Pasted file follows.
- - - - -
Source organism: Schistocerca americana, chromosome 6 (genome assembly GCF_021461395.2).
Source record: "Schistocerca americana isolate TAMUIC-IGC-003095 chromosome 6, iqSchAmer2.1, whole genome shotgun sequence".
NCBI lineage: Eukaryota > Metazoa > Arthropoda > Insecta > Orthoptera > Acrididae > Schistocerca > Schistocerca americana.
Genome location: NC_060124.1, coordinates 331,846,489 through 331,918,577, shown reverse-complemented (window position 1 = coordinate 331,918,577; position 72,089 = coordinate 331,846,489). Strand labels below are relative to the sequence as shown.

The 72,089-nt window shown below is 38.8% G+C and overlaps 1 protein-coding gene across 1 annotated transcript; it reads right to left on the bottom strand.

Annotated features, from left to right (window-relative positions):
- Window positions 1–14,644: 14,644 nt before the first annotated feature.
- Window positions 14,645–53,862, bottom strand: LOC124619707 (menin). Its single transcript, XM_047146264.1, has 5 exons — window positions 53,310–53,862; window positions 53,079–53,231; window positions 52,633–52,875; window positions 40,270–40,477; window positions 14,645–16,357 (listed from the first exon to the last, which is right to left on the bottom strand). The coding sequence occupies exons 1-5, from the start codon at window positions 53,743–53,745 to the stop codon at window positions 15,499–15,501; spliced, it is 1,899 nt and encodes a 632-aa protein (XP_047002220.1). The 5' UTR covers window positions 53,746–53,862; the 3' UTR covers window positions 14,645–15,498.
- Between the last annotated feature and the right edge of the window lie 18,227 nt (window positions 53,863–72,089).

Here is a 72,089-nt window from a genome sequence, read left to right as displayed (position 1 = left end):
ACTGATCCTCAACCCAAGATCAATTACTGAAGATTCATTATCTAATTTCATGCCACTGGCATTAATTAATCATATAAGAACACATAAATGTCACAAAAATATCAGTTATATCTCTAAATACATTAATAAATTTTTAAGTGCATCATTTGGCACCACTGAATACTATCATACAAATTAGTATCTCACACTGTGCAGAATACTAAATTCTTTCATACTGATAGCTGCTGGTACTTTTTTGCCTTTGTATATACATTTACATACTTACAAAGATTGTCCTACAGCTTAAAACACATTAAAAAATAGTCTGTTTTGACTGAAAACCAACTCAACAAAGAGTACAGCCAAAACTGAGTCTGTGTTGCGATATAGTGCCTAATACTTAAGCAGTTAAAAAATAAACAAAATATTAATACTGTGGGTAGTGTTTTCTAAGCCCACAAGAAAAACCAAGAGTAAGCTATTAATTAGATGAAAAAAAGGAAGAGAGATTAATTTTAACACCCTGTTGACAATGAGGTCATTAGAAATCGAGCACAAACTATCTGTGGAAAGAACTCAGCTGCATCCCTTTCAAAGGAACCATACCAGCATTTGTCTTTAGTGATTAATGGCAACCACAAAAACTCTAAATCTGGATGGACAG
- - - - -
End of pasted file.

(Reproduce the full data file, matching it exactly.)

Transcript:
Source organism: Schistocerca americana, chromosome 6 (genome assembly GCF_021461395.2).
Source record: "Schistocerca americana isolate TAMUIC-IGC-003095 chromosome 6, iqSchAmer2.1, whole genome shotgun sequence".
NCBI lineage: Eukaryota > Metazoa > Arthropoda > Insecta > Orthoptera > Acrididae > Schistocerca > Schistocerca americana.
Genome location: NC_060124.1, coordinates 331,846,489 through 331,918,577, shown reverse-complemented (window position 1 = coordinate 331,918,577; position 72,089 = coordinate 331,846,489). Strand labels below are relative to the sequence as shown.

The 72,089-nt window shown below is 38.8% G+C and overlaps 1 protein-coding gene across 1 annotated transcript; it reads right to left on the bottom strand.

Annotated features, from left to right (window-relative positions):
- Window positions 1–14,644: 14,644 nt before the first annotated feature.
- Window positions 14,645–53,862, bottom strand: LOC124619707 (menin). Its single transcript, XM_047146264.1, has 5 exons — window positions 53,310–53,862; window positions 53,079–53,231; window positions 52,633–52,875; window positions 40,270–40,477; window positions 14,645–16,357 (listed from the first exon to the last, which is right to left on the bottom strand). The coding sequence occupies exons 1-5, from the start codon at window positions 53,743–53,745 to the stop codon at window positions 15,499–15,501; spliced, it is 1,899 nt and encodes a 632-aa protein (XP_047002220.1). The 5' UTR covers window positions 53,746–53,862; the 3' UTR covers window positions 14,645–15,498.
- Between the last annotated feature and the right edge of the window lie 18,227 nt (window positions 53,863–72,089).

Here is a 72,089-nt window from a genome sequence, read left to right as displayed (position 1 = left end):
ACTGATCCTCAACCCAAGATCAATTACTGAAGATTCATTATCTAATTTCATGCCACTGGCATTAATTAATCATATAAGAACACATAAATGTCACAAAAATATCAGTTATATCTCTAAATACATTAATAAATTTTTAAGTGCATCATTTGGCACCACTGAATACTATCATACAAATTAGTATCTCACACTGTGCAGAATACTAAATTCTTTCATACTGATAGCTGCTGGTACTTTTTTGCCTTTGTATATACATTTACATACTTACAAAGATTGTCCTACAGCTTAAAACACATTAAAAAATAGTCTGTTTTGACTGAAAACCAACTCAACAAAGAGTACAGCCAAAACTGAGTCTGTGTTGCGATATAGTGCCTAATACTTAAGCAGTTAAAAAATAAACAAAATATTAATACTGTGGGTAGTGTTTTCTAAGCCCACAAGAAAAACCAAGAGTAAGCTATTAATTAGATGAAAAAAAGGAAGAGAGATTAATTTTAACACCCTGTTGACAATGAGGTCATTAGAAATCGAGCACAAACTATCTGTGGAAAGAACTCAGCTGCATCCCTTTCAAAGGAACCATACCAGCATTTGTCTTTAGTGATTAATGGCAACCACAAAAACTCTAAATCTGGATGGACAG